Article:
The Smartest People in Philadelphia
The Cancer Slayer
Without the Vietnam War, Carl June never would have cured cancer.
June, 59, only joined the Navy because he didn’t want to get drafted. They put him through med school, then gave him a lab at Bethesda Naval Hospital. He wanted to study cancer, but that was only being done at the National Cancer Institutes. So he picked AIDS instead, trying to regenerate the T-cells that HIV kills off. Sure enough, he found a way to grow immune systems in the lab.
In 1999, Penn hired him away from the Navy. And he decided to try using what he’d learned about T-cells to turn them into “serial killers” for cancer. He would employ a disabled form of the AIDS virus that had been genetically reprogrammed with bits of DNA—from humans, mice, cows, even a woodchuck virus—to infect T-cells and stimulate them to create an antibody-like protein that would bind to a protein found on cancerous B-cells and kill them. In 2010, after years of safety trials, June harvested T-cells from patients with terminal leukemia, exposed those cells to the altered AIDS virus, and froze them. Chemotherapy then destroyed patients’ remaining T-cells, and they were re-infused with the frozen ones.
Then June waited. The patients got sick—really, really sick, with fevers of up to 105 degrees.
What June didn’t realize—what nobody realized—was that the sickness was part of the cure. The transplanted T-cells were proliferating in the patients, multiplying 10,000-fold, overwhelming the cancerous B-cells and wiping them out. Completely. As in: Cancer, cured. What’s more, the altered T-cells remain in the patients, ready to pounce should the cancer recur. “It worked much better,” June says understatedly, “than we thought it would.”
What makes this such a radical breakthrough is how simple it should now be to reprogram T-cells to attack brain cancer, or lung cancer—or ovarian cancer, which killed June’s first wife in 2001. “You don’t have to go back to ground zero for each different cancer,” he says. “It’s cut-and-paste. It’s a game-changer.” Which is why drug giant Novartis is building him a $20 million research center at Penn. So if June’s gene therapy cures your loved one’s cancer someday, you can thank the Vietnam War.
The Health-Care Revolutionary
Brenner—physician and founder of Camden Coalition of Healthcare Providers—has worked for 10 years to get better care for the underserved in his city. His group’s focus on primary-care reform, home visits and “health coaches” for the chronically ill has drastically lowered medical costs in Camden.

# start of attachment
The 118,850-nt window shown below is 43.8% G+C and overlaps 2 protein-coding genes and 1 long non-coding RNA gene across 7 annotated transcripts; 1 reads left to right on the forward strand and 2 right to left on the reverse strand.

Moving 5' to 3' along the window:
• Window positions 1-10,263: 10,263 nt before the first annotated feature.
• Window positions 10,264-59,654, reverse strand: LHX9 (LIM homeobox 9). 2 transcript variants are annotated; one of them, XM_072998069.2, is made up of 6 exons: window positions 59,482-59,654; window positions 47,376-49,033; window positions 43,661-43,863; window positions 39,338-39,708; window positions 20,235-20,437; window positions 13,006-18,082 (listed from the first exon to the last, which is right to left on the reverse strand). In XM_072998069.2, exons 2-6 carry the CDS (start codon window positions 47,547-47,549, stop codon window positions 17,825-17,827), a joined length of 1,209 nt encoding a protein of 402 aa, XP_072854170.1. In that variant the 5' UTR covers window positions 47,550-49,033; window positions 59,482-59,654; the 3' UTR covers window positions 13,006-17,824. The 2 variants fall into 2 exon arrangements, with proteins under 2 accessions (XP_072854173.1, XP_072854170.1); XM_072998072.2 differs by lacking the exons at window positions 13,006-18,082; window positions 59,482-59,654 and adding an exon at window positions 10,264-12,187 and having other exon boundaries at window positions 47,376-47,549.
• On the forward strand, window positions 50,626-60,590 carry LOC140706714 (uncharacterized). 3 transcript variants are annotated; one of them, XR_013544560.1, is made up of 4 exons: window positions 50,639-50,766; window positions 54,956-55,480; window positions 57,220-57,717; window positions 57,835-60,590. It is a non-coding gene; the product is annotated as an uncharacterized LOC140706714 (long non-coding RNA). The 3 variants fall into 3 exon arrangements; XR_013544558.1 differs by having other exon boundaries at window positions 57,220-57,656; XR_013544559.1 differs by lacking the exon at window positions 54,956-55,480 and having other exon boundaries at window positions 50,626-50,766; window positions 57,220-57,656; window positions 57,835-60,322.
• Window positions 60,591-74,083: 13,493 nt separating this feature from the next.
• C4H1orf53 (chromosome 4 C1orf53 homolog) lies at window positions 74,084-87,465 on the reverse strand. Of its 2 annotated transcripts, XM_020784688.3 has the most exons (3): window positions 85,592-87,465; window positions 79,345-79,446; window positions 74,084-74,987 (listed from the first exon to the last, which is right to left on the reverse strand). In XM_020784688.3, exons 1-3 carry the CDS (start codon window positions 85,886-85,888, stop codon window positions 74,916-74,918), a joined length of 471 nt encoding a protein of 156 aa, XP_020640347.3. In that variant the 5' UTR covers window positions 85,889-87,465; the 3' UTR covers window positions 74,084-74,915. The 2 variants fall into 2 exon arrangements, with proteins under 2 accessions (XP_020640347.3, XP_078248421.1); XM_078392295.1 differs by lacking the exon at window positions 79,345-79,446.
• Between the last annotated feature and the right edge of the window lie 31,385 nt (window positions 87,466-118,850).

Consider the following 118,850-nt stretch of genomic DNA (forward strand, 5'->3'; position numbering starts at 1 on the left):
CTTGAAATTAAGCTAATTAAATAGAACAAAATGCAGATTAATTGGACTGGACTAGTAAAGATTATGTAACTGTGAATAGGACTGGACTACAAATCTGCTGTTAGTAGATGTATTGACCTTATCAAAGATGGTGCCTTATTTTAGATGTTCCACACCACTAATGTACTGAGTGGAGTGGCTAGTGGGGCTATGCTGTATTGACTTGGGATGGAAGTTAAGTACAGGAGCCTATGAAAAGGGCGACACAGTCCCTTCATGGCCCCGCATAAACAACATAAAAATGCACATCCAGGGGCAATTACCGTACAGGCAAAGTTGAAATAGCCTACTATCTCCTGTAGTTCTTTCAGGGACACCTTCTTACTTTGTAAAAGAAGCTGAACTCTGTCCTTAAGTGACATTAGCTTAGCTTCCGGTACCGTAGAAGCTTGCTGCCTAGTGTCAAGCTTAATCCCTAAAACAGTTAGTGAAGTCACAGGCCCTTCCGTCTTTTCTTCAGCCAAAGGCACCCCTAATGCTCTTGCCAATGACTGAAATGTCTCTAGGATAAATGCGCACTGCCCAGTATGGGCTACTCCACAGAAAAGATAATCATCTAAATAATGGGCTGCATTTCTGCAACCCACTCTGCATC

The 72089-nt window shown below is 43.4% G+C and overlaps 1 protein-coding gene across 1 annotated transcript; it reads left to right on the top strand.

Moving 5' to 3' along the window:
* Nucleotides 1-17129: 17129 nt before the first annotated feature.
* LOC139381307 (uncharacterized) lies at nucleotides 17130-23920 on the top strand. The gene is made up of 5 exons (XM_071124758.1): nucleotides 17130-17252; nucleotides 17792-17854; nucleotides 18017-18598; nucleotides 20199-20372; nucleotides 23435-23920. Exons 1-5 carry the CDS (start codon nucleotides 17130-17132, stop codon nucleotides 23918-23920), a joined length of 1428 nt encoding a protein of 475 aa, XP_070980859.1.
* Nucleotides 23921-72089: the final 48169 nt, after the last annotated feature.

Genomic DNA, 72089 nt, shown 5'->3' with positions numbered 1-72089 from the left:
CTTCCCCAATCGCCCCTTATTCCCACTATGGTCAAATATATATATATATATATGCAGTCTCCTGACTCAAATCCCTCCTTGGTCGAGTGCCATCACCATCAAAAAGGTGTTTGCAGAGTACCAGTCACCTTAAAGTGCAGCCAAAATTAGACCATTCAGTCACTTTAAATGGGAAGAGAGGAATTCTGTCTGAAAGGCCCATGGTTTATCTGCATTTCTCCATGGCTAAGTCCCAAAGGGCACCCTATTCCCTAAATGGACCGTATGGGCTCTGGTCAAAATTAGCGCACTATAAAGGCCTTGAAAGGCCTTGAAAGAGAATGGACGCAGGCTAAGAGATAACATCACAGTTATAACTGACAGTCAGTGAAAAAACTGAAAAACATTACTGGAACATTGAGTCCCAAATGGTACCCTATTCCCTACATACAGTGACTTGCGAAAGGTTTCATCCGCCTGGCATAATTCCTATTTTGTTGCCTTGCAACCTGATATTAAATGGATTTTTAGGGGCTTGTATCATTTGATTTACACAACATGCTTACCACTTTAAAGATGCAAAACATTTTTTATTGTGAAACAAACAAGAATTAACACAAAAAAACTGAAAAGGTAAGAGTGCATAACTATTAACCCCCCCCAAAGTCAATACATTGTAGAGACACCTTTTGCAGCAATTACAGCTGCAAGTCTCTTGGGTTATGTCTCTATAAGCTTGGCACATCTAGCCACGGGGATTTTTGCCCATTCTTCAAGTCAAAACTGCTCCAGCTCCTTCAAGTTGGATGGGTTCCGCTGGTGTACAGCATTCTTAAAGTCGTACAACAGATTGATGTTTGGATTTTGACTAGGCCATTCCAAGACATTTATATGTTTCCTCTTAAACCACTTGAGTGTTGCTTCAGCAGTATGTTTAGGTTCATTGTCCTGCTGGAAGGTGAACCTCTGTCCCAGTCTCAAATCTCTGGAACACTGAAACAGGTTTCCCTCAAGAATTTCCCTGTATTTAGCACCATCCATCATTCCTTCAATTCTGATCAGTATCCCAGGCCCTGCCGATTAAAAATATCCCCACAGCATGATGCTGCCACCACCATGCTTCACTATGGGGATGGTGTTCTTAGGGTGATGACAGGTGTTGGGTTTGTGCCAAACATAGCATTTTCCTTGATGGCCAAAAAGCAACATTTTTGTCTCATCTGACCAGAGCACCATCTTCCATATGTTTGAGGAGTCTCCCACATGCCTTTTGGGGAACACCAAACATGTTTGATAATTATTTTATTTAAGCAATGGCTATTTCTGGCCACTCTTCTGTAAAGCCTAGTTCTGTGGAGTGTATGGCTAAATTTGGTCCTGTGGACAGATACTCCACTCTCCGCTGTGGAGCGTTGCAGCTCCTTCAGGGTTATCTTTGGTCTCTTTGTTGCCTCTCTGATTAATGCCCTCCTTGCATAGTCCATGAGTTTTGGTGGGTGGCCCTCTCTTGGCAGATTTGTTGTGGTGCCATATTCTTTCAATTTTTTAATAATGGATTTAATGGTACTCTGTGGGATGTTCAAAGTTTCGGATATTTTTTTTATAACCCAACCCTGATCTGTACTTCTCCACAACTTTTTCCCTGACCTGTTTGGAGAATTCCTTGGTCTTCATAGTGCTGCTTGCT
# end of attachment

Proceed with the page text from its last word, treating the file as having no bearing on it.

- On the goal: “To fix health care in Camden. To make Camden the first city in the country to bend the cost curve and improve quality at the whole-city level.”
- On the scope of this thing: “This isn’t a problem of fixing poverty. This is a problem of stopping making excuses for an expensive, poorly run health system. And hey, everyone: It’s not just Camden—you’re all getting disorganized care.”
- On methods: “We’re deep in primary offices, helping them rethink how they deliver care. Things like building electronic registries of all patients, so if Mr. Jones hasn’t been back to deal with his diabetes in six months, you know about it. It triggers reminders, so you’re managing the population of patients. And group visits: Instead of a doctor running from room to room in 10-minute increments, you can bring 15 diabetics together in one room and spend an hour and a half with them.”
- On the model: “I don’t think there’s the Camden model; I think there’s the Camden philosophy. We have values, a mission, and try to focus on active problem-solving. I don’t want the message to be that it’s a one-size-fits-all thing. Data-based, local problem-solving is what people need to do.”
The Health-Care Revolutionary
Emanuel—oncologist, renowned bioethicist, Penn professor, son of a pediatrician, brother of Chicago mayor Rahm—has worked for the National Institutes of Health, written prolifically on health care in this country (among other topics), and helped craft Obama’s health-care reform act.
- On patient expectations: “We train doctors to rule out everything that could possibly be wrong. We have every piece of technology that can scan your body 27 times. It becomes a little self-defeating. Who sets patient expectations? Who’s advertising on Route 1 in New Jersey, telling you that you must have the robot doing your prostate surgery? Patients get their guidance from the health-care system.”
- On what really needs to happen: “We’re all going to have to hold hands and give up a little. We’ll have electronic health records that will follow us, and doctors who have good quality metrics.”
- On the elephant in the room: “Ten percent of the population uses about two-thirds of the health-care dollars: patients with chronic illness. Preventing the diabetic from getting an infection that turns into gangrene that requires an amputation—that’s going to be the key. Keeping them from becoming ‘frequent fliers.’”
- On the relentless finger-pointing: “When I ask, ‘Who’s at fault for the American health-care system?,’ I hear: Drug companies. Insurance companies. Trial lawyers. Demanding patients. There’s plenty of blame to go around. We need to be more open to creative solutions. ”
The Vaccine Inventor
If you’ve had a kid since 2006, you should really thank Offit. The infectious-disease doc at CHOP co-created a vaccine called Rota-Teq that safeguards kids against rotavirus—a very common diarrheal disease that each year kills more than half a million children under five worldwide. The good doctor went on to draw fire from anti-vaccine groups for his 2008 book Autism’s False Prophets: Bad Science, Risky Medicine and the Search for a Cure—but, undaunted, is working on a new book about “the sense and nonsense of alternative medicine.”